Cross talk between phytohormone signals is thought to regulate the specificity of defense responses to biotic attackers; however, which these signals mediate induced plant volatile emission during pathogen infection is unclear. We have previously reported that a complex volatile blend including ocimene, methyl salicylate (MeSA), and numerous sesquiterpenes were released by tobacco plants infected with the avirulent/incompatible strain of Pseudomonas syringae pv. tomato (Pst). In contrast, a volatile blend consisting of only MeSA and two sesquiterpenes was released by plants infected with P. syringae pv. tabaci (Pstb) in a virulent/compatible interaction. In this study, we demonstrate that in the compatible interaction, Pstb trigger tobacco plants to produce an extremely large ethylene burst; while in the incompatible interaction there was no such induction. To examine the interaction of multiple pathogen stresses, we inoculated one leaf with Pst and another leaf from the same plant with Pstb. Combined infection resulted in significantly reduced emission of ocimene and MeSA compared to plants infected with Pst alone, but with no significant changes in total sesquiterpene emissions. We hypothesized that Pstb induced ethylene production may play an important regulatory role in altering the typical volatile emission in response to Pst infection. To clarify the role of ethylene, we dynamically applied ethylene to the headspace of tobacco plants following infection with Pst. Ethylene addition significantly reduced both ocimene and MeSA emissions, and selectively altered the ratios and amounts of induced sesquiterpenes emissions. Our findings strongly suggest that ethylene regulates the magnitude and blend of induced volatile emissions during pathogen infection.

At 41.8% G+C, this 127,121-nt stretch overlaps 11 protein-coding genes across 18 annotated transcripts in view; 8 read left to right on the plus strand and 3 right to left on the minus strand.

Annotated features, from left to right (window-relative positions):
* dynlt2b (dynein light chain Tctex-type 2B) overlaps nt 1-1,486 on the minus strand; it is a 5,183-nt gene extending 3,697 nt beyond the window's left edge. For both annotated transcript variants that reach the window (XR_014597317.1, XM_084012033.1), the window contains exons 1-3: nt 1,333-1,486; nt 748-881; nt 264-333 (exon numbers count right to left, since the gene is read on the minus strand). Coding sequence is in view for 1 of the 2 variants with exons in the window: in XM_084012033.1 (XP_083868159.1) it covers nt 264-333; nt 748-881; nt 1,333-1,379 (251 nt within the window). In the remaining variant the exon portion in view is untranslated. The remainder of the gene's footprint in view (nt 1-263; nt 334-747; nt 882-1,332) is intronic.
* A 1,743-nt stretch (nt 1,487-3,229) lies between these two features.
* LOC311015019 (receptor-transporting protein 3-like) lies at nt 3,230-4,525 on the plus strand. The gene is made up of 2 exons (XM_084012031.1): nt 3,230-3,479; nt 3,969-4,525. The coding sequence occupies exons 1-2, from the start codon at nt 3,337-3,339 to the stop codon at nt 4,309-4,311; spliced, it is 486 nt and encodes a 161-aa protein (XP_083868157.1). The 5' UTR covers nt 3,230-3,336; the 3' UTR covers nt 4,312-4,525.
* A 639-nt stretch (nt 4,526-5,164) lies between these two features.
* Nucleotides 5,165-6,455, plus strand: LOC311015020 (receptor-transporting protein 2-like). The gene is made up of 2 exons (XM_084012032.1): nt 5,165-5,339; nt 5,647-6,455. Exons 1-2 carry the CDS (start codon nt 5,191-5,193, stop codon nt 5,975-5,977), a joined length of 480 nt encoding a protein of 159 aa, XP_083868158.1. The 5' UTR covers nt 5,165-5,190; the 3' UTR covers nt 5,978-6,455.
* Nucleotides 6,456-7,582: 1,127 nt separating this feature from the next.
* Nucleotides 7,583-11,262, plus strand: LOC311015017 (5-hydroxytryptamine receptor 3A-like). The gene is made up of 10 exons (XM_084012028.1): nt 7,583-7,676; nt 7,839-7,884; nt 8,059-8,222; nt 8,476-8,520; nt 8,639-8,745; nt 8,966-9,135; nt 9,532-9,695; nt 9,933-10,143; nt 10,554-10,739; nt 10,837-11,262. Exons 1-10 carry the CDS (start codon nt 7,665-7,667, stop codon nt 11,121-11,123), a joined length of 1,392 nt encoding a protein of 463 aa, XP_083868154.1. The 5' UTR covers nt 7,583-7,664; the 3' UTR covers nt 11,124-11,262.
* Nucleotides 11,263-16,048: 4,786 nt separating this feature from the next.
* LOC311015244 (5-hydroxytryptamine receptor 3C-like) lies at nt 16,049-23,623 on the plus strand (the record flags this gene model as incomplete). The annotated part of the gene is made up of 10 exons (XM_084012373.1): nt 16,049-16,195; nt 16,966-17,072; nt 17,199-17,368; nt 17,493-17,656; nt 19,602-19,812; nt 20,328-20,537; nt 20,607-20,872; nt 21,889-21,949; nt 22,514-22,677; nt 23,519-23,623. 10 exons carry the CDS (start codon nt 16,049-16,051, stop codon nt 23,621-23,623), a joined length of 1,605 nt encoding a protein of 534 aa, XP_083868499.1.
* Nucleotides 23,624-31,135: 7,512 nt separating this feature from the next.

Keywords: volatile emission
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